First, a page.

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Original Research |

Associations Between Structural Capabilities of Primary Care Practices and Performance on Selected Quality Measures

Mark W. Friedberg, MD, MPP; Kathryn L. Coltin, MPH; Dana Gelb Safran, ScD; Marguerite Dresser, MS; Alan M. Zaslavsky, PhD; and Eric C. Schneider, MD, MSc
[+] Article, Author, and Disclosure Information

From Brigham and Women's Hospital, Harvard Medical School, and Blue Cross/Blue Shield of Massachusetts, Boston; Harvard Pilgrim Health Care, Wellesley; and Massachusetts Health Quality Partners, Watertown, Massachusetts.

Acknowledgment: The authors thank Katherine Howitt, MA, for invaluable assistance in fielding the survey; Elaine Kirshenbaum of the Massachusetts Medical Society, for advice regarding development of the physician survey; and Arnold Epstein, MD, MA, for helpful comments on an earlier draft of this paper.

Grant Support: By The Commonwealth Fund. Dr. Friedberg was supported by a National Research Service Award from the Health Resources and Services Administration (5 T32 HP11001 20).

Potential Conflicts of Interest: None disclosed.

Reproducible Research Statement:Study protocol: Physician practice survey instrument available from Dr. Friedberg (e-mail, mfriedbe@rand.org). Statistical code: Available from Dr. Friedberg (e-mail, mfriedbe@rand.org). Data set: Not available.

Requests for Single Reprints: Eric C. Schneider, MD, MSc, RAND Boston, 20 Park Plaza, 7th Floor, Suite 720, Boston, MA 02116; e-mail, eschneid@rand.org.

Current Author Addresses: Dr. Friedberg: RAND, 1776 Main Street, PO Box 2138, Santa Monica, CA 90407-2138.

Ms. Coltin: Harvard Pilgrim Health Care, 93 Worcester Street, Wellesley, MA 02481.

Dr. Safran: Blue Cross Blue Shield of Massachusetts, 401 Park Drive, Boston, MA 02215.

Ms. Dresser: Massachusetts Health Quality Partners, 100 Talcott Avenue, Watertown, MA 02472.

Dr. Zaslavsky: Harvard Medical School, Department of Health Care Policy, 180 Longwood Avenue, Boston, MA 02115.

Dr. Schneider: RAND Boston, 20 Park Plaza, 7th Floor, Suite 720, Boston, MA 02116.

Author Contributions: Conception and design: M.W. Friedberg, K.L. Coltin, D.G. Safran, E.C. Schneider.

Analysis and interpretation of the data: M.W. Friedberg, K.L. Coltin, D.G. Safran, M. Dresser, A.M. Zaslavsky, E.C. Schneider.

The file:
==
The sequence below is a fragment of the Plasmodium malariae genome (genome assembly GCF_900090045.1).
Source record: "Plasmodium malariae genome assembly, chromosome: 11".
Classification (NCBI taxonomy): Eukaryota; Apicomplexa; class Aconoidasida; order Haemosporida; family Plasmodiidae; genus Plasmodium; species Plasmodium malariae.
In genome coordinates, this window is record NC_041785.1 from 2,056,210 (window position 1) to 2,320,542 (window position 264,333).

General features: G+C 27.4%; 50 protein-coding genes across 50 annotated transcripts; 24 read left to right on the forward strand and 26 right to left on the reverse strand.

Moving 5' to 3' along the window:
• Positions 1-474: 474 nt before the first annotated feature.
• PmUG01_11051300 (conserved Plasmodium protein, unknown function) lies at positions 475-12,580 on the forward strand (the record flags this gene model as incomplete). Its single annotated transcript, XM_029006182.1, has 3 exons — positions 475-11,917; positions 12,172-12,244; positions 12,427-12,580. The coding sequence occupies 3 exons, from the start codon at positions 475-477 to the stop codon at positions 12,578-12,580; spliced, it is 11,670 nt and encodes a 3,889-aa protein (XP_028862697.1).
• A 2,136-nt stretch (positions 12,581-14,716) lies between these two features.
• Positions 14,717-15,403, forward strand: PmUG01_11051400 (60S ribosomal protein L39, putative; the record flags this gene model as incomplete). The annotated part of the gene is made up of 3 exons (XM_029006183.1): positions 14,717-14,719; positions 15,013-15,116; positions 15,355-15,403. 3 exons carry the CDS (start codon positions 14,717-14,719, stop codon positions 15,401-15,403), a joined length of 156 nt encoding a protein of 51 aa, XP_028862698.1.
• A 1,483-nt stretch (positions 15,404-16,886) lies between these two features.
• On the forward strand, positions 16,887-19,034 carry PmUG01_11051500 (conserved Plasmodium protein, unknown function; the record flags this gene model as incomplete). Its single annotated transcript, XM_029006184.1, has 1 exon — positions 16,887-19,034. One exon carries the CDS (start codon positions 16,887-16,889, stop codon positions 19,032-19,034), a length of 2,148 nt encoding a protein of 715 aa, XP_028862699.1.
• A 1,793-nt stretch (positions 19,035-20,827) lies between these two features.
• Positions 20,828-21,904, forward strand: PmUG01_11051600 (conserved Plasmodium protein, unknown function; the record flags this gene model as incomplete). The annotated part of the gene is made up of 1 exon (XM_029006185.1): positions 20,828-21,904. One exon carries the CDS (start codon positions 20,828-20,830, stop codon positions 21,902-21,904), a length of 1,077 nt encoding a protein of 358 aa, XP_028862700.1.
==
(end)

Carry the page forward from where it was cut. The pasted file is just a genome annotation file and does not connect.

Drafting of the article: M.W. Friedberg, D.G. Safran, M. Dresser, A.M. Zaslavsky, E.C. Schneider.

Critical revision of the article for important intellectual content: K.L. Coltin, D.G. Safran, A.M. Zaslavsky, E.C. Schneider.

Final approval of the article: D.G. Safran, A.M. Zaslavsky, E.C. Schneider.

Statistical expertise: A.M. Zaslavsky.

Obtaining of funding: E.C. Schneider.

Administrative, technical, or logistic support: K.L. Coltin, E.C. Schneider.

Collection and assembly of data: M.W. Friedberg, M. Dresser, E.C. Schneider.

Ann Intern Med. 2009;151(7):456-463. doi:10.7326/0003-4819-151-7-200910060-00006
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Background: Recent proposals to reform primary care have encouraged physician practices to adopt such structural capabilities as performance feedback and electronic health records. Whether practices with these capabilities have higher performance on measures of primary care quality is unknown.

Objective: To measure associations between structural capabilities of primary care practices and performance on commonly used quality measures.

Design: Cross-sectional analysis.

Setting: Massachusetts.

Participants: 412 primary care practices.

Measurements: During 2007, 1 physician from each participating primary care practice (median size, 4 physicians) was surveyed about structural capabilities of the practice (responses representing 308 practices were obtained). Data on practice structural capabilities were linked to multipayer performance data on 13 Healthcare Effectiveness Data and Information Set (HEDIS) process measures in 4 clinical areas: screening, diabetes, depression, and overuse.

Results: Frequently used multifunctional electronic health records were associated with higher performance on 5 HEDIS measures (3 in screening and 2 in diabetes), with statistically significant differences in performance ranging from 3.1 to 7.6 percentage points. Frequent meetings to discuss quality were associated with higher performance on 3 measures of diabetes care (differences ranging from 2.3 to 3.1 percentage points). Physician awareness of patient experience ratings was associated with higher performance on screening for breast cancer and cervical cancer (1.9 and 2.2 percentage points, respectively). No other structural capabilities were associated with performance on more than 1 measure. No capabilities were associated with performance on depression care or overuse.

Limitation: Structural capabilities of primary care practices were assessed by physician survey.

Conclusion: Among the investigated structural capabilities of primary care practices, electronic health records were associated with higher performance across multiple HEDIS measures. Overall, the modest magnitude and limited number of associations between structural capabilities and clinical performance suggest the importance of continuing to measure the processes and outcomes of care for patients.

Primary Funding Source: The Commonwealth Fund.





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